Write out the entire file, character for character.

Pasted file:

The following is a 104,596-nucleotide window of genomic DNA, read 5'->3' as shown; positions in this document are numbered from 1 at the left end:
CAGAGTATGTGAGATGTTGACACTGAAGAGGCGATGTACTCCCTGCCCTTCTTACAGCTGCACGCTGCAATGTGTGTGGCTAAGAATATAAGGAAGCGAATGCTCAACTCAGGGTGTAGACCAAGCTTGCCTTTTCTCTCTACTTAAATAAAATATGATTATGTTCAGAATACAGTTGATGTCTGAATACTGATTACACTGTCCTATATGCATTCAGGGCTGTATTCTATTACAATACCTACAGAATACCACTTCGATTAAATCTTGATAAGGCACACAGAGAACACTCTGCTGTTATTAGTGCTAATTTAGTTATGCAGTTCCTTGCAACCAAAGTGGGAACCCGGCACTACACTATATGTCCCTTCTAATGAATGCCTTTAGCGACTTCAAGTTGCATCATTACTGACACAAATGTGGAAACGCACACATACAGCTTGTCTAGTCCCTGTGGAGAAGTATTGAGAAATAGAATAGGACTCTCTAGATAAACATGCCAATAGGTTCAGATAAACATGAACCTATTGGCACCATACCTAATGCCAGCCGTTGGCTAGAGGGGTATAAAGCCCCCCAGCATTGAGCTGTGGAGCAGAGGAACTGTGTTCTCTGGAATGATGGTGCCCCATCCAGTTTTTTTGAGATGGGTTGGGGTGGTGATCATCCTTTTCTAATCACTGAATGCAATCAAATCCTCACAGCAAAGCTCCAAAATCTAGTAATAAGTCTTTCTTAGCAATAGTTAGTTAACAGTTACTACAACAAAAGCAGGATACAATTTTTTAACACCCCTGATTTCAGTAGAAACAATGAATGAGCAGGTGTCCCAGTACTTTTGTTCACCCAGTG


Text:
The following is a 104,596-nucleotide window of genomic DNA, read 5'->3' as shown; positions in this document are numbered from 1 at the left end:
CAGAGTATGTGAGATGTTGACACTGAAGAGGCGATGTACTCCCTGCCCTTCTTACAGCTGCACGCTGCAATGTGTGTGGCTAAGAATATAAGGAAGCGAATGCTCAACTCAGGGTGTAGACCAAGCTTGCCTTTTCTCTCTACTTAAATAAAATATGATTATGTTCAGAATACAGTTGATGTCTGAATACTGATTACACTGTCCTATATGCATTCAGGGCTGTATTCTATTACAATACCTACAGAATACCACTTCGATTAAATCTTGATAAGGCACACAGAGAACACTCTGCTGTTATTAGTGCTAATTTAGTTATGCAGTTCCTTGCAACCAAAGTGGGAACCCGGCACTACACTATATGTCCCTTCTAATGAATGCCTTTAGCGACTTCAAGTTGCATCATTACTGACACAAATGTGGAAACGCACACATACAGCTTGTCTAGTCCCTGTGGAGAAGTATTGAGAAATAGAATAGGACTCTCTAGATAAACATGCCAATAGGTTCAGATAAACATGAACCTATTGGCACCATACCTAATGCCAGCCGTTGGCTAGAGGGGTATAAAGCCCCCCAGCATTGAGCTGTGGAGCAGAGGAACTGTGTTCTCTGGAATGATGGTGCCCCATCCAGTTTTTTTGAGATGGGTTGGGGTGGTGATCATCCTTTTCTAATCACTGAATGCAATCAAATCCTCACAGCAAAGCTCCAAAATCTAGTAATAAGTCTTTCTTAGCAATAGTTAGTTAACAGTTACTACAACAAAAGCAGGATACAATTTTTTAACACCCCTGATTTCAGTAGAAACAATGAATGAGCAGGTGTCCCAGTACTTTTGTTCACCCAGTG